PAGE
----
Sodom and Gomorrah appear in Genesis as towns destroyed with fire and brimstone by God. As legend goes, the ruins were submerged to the bottom of the lake. Genesis tells of God deciding to save a righteous man, Lot, and his family (his wife and two daughters) before he destroyed the town and commanded Lot to leave town immediately and not to look back under any circumstances. However, as Sodom and Gomorrah were destroyed, Lot's wife looked back longingly at the town and became a pillar of salt. There is still a pillar of salt, said to be Lot's wife, in the mountain of rock salt at the southwest coast of the Dead Sea.



Explanation of the Images:



(Click the imaged twice to enlarge)
Satellite: Advanced Land Observing Satellite (ALOS) (Daichi)
Sensor: Advanced Visible and Near Infrared Radiometer-2 (AVNIR-2)(Fig. 1 and right image of Fig. 2)
Date: 0828 (UTC) on April 19, 2009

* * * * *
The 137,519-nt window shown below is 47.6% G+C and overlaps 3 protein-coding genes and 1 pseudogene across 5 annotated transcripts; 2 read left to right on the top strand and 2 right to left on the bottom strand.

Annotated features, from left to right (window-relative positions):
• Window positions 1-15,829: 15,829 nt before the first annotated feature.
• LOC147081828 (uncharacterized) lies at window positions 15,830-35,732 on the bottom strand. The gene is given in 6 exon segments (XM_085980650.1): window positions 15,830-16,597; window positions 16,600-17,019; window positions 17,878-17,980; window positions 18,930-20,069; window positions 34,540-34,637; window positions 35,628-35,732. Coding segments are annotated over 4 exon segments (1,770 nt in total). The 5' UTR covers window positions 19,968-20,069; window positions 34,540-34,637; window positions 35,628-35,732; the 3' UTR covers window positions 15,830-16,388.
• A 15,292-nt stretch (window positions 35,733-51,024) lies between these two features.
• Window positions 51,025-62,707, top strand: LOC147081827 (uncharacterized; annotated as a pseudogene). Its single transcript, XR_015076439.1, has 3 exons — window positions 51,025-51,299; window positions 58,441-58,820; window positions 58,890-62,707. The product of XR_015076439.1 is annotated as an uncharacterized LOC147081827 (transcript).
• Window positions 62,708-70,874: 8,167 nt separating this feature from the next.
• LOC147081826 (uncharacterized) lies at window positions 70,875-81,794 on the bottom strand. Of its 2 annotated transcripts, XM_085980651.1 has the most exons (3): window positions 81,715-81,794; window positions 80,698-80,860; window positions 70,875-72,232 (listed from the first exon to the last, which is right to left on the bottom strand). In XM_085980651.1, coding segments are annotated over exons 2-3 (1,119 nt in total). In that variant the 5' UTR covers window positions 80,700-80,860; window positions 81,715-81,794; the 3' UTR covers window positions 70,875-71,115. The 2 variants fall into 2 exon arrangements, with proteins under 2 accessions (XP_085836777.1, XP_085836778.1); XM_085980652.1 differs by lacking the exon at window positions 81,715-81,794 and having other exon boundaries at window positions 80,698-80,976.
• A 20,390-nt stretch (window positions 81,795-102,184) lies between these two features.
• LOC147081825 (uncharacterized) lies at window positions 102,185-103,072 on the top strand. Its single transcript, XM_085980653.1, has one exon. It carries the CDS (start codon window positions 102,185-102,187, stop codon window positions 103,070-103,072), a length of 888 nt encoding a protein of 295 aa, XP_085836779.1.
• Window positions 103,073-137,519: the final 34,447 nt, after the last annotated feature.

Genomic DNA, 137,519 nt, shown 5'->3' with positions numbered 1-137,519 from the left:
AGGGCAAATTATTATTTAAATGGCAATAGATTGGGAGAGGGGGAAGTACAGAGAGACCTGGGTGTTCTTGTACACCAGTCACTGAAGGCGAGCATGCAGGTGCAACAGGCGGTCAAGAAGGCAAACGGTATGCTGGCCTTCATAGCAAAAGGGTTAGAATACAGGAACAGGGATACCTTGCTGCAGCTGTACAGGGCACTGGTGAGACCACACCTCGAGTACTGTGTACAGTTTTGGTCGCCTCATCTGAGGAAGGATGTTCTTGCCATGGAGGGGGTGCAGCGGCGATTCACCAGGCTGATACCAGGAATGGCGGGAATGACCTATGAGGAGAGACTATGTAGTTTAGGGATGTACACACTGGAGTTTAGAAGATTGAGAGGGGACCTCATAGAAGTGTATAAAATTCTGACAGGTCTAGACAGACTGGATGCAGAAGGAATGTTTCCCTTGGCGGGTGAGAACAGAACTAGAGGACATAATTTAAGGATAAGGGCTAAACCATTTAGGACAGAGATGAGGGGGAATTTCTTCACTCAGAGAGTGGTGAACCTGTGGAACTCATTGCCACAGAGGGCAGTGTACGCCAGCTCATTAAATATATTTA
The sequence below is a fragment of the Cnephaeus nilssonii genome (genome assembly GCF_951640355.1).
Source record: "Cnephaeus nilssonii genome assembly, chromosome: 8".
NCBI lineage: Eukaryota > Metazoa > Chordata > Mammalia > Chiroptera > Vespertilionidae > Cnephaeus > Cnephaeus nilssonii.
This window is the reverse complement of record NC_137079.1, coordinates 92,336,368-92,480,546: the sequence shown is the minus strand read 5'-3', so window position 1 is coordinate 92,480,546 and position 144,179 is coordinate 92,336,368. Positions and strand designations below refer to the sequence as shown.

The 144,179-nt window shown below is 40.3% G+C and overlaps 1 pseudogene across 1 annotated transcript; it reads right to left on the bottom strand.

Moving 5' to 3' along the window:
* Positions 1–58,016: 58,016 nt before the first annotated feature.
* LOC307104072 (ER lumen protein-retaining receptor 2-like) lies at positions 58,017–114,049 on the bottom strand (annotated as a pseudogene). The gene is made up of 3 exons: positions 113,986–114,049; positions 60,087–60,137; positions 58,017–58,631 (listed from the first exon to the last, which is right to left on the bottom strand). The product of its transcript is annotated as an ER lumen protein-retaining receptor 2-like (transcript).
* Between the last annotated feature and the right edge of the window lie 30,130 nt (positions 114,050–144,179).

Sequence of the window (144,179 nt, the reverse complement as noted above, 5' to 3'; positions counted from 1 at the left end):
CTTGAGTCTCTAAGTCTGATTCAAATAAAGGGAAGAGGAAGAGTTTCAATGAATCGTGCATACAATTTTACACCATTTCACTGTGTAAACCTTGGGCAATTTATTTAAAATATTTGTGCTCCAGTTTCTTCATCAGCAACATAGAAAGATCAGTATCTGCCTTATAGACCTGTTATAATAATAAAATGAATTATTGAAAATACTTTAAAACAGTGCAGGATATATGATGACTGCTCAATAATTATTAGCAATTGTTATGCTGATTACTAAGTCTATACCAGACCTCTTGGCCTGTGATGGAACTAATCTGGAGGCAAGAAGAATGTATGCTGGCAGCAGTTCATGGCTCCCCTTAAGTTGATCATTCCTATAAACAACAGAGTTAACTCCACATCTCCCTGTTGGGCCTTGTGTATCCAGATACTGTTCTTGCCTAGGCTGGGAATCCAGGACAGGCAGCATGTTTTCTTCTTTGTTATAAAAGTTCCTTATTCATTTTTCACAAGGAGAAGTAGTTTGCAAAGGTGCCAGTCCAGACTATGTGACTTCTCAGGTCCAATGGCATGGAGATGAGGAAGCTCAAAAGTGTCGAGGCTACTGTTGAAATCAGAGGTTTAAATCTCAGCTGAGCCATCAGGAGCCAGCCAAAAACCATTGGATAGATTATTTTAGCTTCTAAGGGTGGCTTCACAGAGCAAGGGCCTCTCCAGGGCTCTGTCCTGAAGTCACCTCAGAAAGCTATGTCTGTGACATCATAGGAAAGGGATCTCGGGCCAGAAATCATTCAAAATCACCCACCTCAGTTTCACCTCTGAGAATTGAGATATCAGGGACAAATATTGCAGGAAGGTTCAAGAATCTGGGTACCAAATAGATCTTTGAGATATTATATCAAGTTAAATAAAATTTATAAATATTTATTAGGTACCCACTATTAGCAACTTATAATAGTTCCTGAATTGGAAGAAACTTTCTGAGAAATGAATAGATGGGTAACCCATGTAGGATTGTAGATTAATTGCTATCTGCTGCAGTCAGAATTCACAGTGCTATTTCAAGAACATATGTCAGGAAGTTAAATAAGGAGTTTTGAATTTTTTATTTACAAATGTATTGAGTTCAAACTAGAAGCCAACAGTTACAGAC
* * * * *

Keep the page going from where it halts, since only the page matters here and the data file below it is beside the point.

Ground resolution:

10 m

Map Projection: Universal Transversal Mercator (UTM)

AVNIR-2 has four observation bands. The composite images are usually produced by assigning red to Band 3 (610 to 690 nm), green to Band 2 (520 to 600 nm), and blue to Band 1 (420 to 500 nm). The resulting images have natural coloring as if seen by the naked eye. The following colors designate ground objects:

Dark Green: Fruit farm
Bluish grey: City area
Blue: Water surfaces
Brown: Rocks or soil
Grey: Sands, salt, or buildings

Satellite: Japanese Earth Resources Satellite-1 (JERS-1) (Fuyo-1)
Sensor: Visible and Near Infrared Radiometer (VNIR)
Date: 0832 (UTC) on October 23, 1993 (Left image of Fig. 2)
Ground resolution:

18.3 m x 24.2 m

Map Projection: Universal Transversal Mercator (UTM)

The composite images are usually produced by assigning red to Band 2 (630 to 690nm), green to Band 3 (760 to 860nm; near infrared), and blue to Band 1 (520 to 600nm). In the above images, green is assigned to the sum of 90 percent of Band 2 and 10 percent of Band 3. The resulting image has natural coloring as if seen by the naked eye.